Obama’s Ferguson ‘speech’ says little, offers less, provides no national direction
I just finished watching President Obama’s remarks last night after the grand jury decision in the Michael Brown shooting.
Shortly after the shooting, a friend and I were discussing the president’s response at that time. We asked, “Where is his anger? Where is his outrage?” It’s fair to ask those questions again.
It’s fair to observe that much of what the president said last night has for a long time been evident to anyone who knows about the “Bloody Sunday” civil rights march in Selma, Ala., in 1965, where police attacked the marchers with billy clubs and tear gas. It’s been evident to anyone who knows about the racist ugliness surrounding the integration of public schools in Little Rock, Ark., in 1957. It’s been evident to anyone who knows about the murder of Emmett Till, 14, who was dragged from his bedroom by three men, beaten, shot, and dumped into a river for flirting with a white woman in a grocery store in 1955. And the long history of racism and violence includes thousands of additional incidents, some known, many others not.
Sadly but predictably, President Obama relied last night on the two pillars of political speeches: stating the obvious, and saying nothing of substance. For example, the president said of the grand jury’s decision, “There are Americans who agree with [the decision] and there are Americans who are deeply disappointed, even angry. That’s an understandable reaction.” As if none of us could figure this out on our own.
The president also observed, non-helpfully, that “We need to recognize that the situation in Ferguson speaks to broader challenges that we still face as a nation.” He said these challenges were part of the “legacy of racial discrimination in this country.” At the risk of sounding flippant, no kidding.
So, what did the president say that might lead the nation to think that in cases of police shootings of black men, maybe the police will no longer benefit from a presumption of their innocence? What did the president say about far-reaching, long-term strategies to ease the feeling among black people that—in the words of James Baldwin—”To be a Negro in this country and to be relatively conscious is to be in a rage almost all the time”? Baldwin was a fierce advocate of black rights, and much of what he wrote in the ’50s and ’60s reflects a difficult to comprehend, unacceptable hatred of white people, but that is not to say his observations were his own only or that his rage was not genuine.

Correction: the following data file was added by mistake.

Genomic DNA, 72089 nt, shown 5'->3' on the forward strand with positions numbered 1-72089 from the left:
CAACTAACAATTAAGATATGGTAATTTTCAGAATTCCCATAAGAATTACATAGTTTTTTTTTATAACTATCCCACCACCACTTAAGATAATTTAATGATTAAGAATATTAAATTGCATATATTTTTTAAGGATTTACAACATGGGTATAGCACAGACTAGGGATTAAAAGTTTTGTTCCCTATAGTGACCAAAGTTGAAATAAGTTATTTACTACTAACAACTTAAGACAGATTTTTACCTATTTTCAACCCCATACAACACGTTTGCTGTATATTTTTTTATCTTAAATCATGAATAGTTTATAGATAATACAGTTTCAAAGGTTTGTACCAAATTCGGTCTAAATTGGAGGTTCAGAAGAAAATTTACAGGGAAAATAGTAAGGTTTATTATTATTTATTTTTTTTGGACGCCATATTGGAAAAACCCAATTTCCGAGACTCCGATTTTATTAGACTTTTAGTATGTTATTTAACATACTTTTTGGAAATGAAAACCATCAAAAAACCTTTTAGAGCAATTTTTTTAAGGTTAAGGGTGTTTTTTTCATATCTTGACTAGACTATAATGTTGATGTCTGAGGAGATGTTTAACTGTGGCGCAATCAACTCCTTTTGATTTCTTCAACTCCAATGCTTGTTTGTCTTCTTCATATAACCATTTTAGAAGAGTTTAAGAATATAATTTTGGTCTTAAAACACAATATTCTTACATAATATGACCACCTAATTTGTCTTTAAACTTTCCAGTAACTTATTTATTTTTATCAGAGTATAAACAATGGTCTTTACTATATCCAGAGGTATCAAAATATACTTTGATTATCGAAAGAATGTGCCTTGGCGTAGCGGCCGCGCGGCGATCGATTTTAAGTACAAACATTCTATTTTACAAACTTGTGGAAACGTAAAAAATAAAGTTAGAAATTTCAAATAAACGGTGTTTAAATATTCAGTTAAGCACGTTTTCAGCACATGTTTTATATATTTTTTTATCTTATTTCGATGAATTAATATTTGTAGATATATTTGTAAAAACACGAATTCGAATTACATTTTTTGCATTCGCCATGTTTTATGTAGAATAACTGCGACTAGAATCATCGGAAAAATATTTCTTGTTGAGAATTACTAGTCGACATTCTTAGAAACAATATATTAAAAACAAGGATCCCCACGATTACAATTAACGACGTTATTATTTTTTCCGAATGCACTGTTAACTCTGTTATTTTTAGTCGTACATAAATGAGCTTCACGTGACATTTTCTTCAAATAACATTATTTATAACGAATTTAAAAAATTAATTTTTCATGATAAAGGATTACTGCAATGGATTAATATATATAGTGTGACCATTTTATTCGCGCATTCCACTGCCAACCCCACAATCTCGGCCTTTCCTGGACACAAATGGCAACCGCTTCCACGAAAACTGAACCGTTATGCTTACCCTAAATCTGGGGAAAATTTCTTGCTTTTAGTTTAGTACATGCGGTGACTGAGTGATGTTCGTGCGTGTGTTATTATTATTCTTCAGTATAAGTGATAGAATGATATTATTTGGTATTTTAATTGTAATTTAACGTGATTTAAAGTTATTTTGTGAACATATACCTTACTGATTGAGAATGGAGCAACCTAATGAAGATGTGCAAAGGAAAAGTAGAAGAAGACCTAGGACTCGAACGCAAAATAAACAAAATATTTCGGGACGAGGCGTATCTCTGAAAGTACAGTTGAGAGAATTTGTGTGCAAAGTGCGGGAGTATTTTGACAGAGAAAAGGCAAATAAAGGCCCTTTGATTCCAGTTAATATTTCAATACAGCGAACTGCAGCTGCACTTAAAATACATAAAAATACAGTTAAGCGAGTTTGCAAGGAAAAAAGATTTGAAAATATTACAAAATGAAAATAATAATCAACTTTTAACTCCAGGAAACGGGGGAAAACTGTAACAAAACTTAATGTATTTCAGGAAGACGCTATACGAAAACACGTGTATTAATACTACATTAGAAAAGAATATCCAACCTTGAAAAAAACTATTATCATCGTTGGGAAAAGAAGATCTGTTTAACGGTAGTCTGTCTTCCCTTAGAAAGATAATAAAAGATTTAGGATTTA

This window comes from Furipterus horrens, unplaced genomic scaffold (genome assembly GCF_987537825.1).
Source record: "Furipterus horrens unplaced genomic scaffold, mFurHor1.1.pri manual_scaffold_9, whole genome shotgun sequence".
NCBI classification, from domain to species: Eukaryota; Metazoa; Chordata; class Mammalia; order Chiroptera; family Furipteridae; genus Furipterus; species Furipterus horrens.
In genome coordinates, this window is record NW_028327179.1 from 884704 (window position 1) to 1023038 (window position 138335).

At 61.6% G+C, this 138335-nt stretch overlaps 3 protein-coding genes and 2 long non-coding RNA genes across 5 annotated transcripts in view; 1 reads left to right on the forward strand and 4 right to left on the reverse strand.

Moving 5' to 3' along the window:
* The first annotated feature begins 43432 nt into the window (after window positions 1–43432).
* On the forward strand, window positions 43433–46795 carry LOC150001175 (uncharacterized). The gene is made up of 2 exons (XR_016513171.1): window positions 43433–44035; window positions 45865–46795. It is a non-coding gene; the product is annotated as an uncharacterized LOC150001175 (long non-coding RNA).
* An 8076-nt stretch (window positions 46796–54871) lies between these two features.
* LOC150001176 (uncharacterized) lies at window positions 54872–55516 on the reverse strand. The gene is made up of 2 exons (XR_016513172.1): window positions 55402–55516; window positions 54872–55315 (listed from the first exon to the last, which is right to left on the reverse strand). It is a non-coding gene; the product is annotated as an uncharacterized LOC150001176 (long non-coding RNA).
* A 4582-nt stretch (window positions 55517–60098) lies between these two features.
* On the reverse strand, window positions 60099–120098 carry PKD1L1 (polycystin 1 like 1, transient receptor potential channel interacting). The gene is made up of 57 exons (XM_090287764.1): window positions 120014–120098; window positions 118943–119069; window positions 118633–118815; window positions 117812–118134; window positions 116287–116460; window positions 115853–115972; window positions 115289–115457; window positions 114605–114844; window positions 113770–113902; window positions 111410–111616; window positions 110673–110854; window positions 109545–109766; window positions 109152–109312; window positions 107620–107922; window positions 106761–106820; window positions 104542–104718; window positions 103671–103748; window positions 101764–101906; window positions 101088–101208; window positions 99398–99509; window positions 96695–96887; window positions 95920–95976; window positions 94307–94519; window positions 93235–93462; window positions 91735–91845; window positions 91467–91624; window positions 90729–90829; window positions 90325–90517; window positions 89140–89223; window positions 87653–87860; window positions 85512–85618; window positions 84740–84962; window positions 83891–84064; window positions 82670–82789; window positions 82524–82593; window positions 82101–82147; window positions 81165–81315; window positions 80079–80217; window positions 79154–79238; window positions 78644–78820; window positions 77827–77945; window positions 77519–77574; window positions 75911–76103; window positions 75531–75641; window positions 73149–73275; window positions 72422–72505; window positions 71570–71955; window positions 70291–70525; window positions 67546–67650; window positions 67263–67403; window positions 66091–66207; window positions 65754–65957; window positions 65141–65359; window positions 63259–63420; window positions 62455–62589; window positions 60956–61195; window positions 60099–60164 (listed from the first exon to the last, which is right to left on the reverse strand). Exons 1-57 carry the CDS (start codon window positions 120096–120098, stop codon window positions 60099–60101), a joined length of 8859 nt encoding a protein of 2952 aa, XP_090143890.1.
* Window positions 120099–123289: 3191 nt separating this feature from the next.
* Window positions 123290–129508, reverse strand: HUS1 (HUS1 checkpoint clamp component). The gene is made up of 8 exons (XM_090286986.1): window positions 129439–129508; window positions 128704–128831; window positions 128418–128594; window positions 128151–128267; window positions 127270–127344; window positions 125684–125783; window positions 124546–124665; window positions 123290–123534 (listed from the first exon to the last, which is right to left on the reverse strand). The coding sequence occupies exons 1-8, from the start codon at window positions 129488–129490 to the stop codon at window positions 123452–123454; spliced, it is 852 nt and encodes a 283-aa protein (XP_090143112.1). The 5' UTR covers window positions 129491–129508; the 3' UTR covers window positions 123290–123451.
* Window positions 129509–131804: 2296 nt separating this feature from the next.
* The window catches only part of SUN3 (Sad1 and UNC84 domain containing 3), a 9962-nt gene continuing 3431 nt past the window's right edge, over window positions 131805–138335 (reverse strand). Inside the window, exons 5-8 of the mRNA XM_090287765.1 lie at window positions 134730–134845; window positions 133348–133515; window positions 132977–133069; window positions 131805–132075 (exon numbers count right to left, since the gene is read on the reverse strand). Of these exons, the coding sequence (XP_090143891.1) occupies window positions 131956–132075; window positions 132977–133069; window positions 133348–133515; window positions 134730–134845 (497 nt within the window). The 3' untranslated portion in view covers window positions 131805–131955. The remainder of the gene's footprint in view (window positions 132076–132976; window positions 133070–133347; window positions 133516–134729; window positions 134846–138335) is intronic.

The president said nothing specific last night, saying instead, “The good news is, we know there are things we can do to help.” As far as those “things” are concerned, they haven’t been of much help so far, have they?
What bothered me most about the president’s speech is that some of his remarks simply should not need to be said in America in 2014. For example, Obama said police in Ferguson need to exercise “care and restraint managing peaceful (emphasis mine) protests that may occur.” Should it be necessary to urge police not to fire tear gas and rubber bullets in a country where the right to peaceably assemble is spelled out in the Bill of Rights?
Should it be necessary for the president to say that police ranks should represent the demographic makeup of their communities? Ferguson’s population is about 30 percent white, but its police force is 97 percent white. As the president pointed out, “The fact is, in too many parts of this country, a deep distrust between exists between law enforcement and communities of color.” Why wouldn’t it, when The Man is almost all the time white and civil rights violations go unpunished?
Should it be necessary to ask police to “work with the community, not against the community” as they try to determine who the burners and looters are, as opposed to the “vast majority who just want their voices heard around legitimate issues in terms of how communities and law enforcement interact.”
Should it have been necessary for the president to say he was going to ask his attorney general, Eric Holder, to “work with cities across the country to help build better relations between communities and law enforcement”?
At the end of his remarks, when I was hoping for the thunder to come down, the president took the easy way out, once more stating the obvious: “We need to recognize that this is not just an issue for Ferguson; this is an issue for America.”
Unfortunately, we saw no signs from the president last night that he is going to lead the nation and confront these issues. I was hoping to see the president take the bully pulpit for a little righteous preaching. Instead, I heard a detached professor, a politician, say a whole bunch of nothing.